US: Challenge, expectations sway graduation rates

Researchers studying how to improve graduation rates at US public colleges and universities have come up with a surprising and counter-intuitive finding: many students may fail to complete a bachelor degree not because the work is too hard - but because they're not challenged enough - writes Mary Beth Marklein in USA Today.

It is well known that colleges with the most selective admissions criteria tend to have the highest graduation rates. But even when researchers compared groups of students who had similar academic qualifications, they consistently found that those attending schools with the more demanding academic requirements were more likely to graduate.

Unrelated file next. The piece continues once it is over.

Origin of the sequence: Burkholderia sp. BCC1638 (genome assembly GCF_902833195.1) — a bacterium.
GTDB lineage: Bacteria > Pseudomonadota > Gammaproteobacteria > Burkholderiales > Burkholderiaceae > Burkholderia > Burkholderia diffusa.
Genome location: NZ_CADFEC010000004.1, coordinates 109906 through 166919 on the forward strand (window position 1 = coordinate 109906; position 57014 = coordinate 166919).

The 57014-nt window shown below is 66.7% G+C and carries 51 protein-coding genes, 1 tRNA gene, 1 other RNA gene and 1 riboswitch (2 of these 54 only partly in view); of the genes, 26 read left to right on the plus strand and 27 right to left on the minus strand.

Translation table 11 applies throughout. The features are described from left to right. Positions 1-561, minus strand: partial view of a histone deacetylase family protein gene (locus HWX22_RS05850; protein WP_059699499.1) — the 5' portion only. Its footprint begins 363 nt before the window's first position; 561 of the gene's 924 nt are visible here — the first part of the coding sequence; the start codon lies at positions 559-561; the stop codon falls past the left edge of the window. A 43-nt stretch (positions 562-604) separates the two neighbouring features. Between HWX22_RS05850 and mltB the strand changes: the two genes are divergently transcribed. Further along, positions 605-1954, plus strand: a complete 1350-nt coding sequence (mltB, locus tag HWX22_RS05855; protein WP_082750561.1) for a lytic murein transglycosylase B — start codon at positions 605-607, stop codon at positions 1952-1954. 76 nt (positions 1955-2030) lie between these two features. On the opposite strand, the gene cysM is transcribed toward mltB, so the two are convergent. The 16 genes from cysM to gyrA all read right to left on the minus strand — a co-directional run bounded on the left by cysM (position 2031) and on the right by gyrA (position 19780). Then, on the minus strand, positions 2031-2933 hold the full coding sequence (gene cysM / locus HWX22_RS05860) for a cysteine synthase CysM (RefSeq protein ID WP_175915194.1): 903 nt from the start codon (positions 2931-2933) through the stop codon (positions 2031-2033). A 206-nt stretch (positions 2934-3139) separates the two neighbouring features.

"There is a net effect related to selectivity that is powerful," says Princeton University president emeritus William Bowen, lead author of Crossing the Finish Line: Completing college at America's public universities, which was published last week.
Full report on the USA Today site